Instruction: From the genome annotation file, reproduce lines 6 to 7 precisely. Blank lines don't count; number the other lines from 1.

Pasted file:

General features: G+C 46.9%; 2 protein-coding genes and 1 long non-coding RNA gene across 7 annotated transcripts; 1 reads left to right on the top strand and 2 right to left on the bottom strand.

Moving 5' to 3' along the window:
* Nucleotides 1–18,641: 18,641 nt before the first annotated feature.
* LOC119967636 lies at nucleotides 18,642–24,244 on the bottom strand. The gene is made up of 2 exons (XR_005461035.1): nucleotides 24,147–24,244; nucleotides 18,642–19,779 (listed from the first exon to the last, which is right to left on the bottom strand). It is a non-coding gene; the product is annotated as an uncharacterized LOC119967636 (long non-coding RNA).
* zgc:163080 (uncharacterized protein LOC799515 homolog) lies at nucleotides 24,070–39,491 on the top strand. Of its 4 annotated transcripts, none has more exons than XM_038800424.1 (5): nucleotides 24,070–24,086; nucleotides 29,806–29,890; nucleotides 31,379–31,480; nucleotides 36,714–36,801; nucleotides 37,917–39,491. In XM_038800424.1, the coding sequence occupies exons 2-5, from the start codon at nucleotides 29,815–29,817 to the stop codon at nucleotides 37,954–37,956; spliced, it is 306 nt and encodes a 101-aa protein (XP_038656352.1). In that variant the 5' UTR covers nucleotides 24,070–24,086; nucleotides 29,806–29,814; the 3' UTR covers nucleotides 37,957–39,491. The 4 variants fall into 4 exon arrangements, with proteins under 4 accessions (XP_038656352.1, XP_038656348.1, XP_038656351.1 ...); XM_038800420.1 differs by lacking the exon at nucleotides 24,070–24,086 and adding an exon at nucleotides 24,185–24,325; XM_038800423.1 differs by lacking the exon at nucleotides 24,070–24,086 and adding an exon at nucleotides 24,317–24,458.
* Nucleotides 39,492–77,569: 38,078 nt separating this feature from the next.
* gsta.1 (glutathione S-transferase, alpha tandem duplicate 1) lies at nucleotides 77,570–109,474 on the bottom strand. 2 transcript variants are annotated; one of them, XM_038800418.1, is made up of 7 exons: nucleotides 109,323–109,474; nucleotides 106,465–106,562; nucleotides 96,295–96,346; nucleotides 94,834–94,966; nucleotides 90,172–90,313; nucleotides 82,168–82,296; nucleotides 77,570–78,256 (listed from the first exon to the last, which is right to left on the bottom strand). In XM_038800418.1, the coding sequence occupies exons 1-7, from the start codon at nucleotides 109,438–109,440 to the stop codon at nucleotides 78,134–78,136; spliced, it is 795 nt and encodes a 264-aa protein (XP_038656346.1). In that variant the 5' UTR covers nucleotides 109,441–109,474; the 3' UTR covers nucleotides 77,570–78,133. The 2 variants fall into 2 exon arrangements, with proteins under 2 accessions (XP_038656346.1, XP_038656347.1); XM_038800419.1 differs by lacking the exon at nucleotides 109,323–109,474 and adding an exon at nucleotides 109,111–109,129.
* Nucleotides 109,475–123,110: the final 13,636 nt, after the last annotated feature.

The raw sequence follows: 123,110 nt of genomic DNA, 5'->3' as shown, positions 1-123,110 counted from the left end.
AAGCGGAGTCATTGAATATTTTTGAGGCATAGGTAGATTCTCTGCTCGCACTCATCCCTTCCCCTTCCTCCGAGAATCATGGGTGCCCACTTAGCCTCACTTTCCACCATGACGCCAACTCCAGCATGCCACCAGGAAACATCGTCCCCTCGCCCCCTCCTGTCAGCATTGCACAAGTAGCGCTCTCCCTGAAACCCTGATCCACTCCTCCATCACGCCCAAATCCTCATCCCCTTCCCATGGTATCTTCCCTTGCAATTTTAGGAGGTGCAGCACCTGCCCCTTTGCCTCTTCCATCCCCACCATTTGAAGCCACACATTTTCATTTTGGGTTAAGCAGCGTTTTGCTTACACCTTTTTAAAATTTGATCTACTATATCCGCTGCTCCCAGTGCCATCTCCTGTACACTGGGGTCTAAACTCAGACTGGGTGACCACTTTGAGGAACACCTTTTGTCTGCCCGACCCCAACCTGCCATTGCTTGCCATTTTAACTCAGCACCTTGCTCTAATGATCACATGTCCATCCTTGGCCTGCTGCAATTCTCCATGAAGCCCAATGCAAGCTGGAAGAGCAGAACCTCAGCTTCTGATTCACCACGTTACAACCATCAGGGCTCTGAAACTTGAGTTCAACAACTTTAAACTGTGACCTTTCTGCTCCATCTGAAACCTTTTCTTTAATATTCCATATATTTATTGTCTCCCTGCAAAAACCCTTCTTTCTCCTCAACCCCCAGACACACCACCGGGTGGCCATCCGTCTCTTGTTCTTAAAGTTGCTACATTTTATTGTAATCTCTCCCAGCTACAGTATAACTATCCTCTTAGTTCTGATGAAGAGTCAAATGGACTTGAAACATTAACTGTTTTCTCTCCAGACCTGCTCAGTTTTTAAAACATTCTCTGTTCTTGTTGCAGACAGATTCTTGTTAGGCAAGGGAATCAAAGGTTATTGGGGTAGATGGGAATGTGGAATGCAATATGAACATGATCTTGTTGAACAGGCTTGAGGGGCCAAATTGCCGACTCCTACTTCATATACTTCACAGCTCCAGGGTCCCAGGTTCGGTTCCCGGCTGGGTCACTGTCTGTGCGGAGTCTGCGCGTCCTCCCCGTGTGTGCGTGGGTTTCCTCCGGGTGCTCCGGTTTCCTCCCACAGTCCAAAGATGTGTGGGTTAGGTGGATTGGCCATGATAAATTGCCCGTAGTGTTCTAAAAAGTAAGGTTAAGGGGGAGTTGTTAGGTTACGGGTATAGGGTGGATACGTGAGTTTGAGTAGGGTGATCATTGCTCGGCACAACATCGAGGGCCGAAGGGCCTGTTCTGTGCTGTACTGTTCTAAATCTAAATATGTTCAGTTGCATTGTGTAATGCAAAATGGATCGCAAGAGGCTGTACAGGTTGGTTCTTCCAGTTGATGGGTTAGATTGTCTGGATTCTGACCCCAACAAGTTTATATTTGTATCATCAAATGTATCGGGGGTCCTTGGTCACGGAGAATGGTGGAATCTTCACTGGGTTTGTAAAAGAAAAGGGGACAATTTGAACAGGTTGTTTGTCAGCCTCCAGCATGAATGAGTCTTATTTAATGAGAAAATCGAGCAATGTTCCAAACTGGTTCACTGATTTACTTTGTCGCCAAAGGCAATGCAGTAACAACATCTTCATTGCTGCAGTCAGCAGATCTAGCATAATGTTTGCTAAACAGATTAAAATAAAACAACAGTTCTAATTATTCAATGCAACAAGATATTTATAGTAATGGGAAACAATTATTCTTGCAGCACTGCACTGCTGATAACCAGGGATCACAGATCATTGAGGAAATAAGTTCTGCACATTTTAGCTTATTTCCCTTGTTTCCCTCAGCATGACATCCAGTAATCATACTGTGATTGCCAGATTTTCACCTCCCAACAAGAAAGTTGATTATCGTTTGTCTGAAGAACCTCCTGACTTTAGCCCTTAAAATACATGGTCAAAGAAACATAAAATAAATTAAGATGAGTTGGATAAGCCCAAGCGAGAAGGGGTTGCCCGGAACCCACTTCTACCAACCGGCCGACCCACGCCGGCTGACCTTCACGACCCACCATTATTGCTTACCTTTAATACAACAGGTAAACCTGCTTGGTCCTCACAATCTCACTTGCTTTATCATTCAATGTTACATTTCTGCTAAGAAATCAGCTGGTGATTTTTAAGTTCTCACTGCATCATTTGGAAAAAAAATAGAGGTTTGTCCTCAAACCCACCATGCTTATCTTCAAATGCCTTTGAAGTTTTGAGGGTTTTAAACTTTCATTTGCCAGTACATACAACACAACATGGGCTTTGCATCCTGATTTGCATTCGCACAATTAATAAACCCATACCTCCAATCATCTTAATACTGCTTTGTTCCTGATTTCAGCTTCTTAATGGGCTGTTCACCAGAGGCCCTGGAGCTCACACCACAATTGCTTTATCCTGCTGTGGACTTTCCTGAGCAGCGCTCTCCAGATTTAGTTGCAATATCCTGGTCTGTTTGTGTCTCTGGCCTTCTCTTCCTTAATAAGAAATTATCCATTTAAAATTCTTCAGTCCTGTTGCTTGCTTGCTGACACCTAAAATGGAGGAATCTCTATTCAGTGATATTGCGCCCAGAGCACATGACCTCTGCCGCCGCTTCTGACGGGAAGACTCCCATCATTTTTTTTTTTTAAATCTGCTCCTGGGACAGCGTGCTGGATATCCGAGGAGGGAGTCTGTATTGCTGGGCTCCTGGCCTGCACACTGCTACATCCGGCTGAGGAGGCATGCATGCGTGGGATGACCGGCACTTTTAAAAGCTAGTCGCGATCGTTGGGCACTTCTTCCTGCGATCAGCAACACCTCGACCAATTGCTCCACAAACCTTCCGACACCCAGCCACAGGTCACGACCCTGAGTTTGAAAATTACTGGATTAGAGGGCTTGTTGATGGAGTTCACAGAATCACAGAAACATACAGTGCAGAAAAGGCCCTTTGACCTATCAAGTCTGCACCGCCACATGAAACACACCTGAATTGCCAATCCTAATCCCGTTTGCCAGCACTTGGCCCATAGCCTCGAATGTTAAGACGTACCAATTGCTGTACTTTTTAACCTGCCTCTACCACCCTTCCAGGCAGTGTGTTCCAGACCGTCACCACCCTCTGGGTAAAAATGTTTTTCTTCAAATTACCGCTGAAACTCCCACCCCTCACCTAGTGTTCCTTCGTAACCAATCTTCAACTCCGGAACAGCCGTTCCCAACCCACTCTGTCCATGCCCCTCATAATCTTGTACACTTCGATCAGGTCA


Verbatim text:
* Nucleotides 39,492–77,569: 38,078 nt separating this feature from the next.
* gsta.1 (glutathione S-transferase, alpha tandem duplicate 1) lies at nucleotides 77,570–109,474 on the bottom strand. 2 transcript variants are annotated; one of them, XM_038800418.1, is made up of 7 exons: nucleotides 109,323–109,474; nucleotides 106,465–106,562; nucleotides 96,295–96,346; nucleotides 94,834–94,966; nucleotides 90,172–90,313; nucleotides 82,168–82,296; nucleotides 77,570–78,256 (listed from the first exon to the last, which is right to left on the bottom strand). In XM_038800418.1, the coding sequence occupies exons 1-7, from the start codon at nucleotides 109,438–109,440 to the stop codon at nucleotides 78,134–78,136; spliced, it is 795 nt and encodes a 264-aa protein (XP_038656346.1). In that variant the 5' UTR covers nucleotides 109,441–109,474; the 3' UTR covers nucleotides 77,570–78,133. The 2 variants fall into 2 exon arrangements, with proteins under 2 accessions (XP_038656346.1, XP_038656347.1); XM_038800419.1 differs by lacking the exon at nucleotides 109,323–109,474 and adding an exon at nucleotides 109,111–109,129.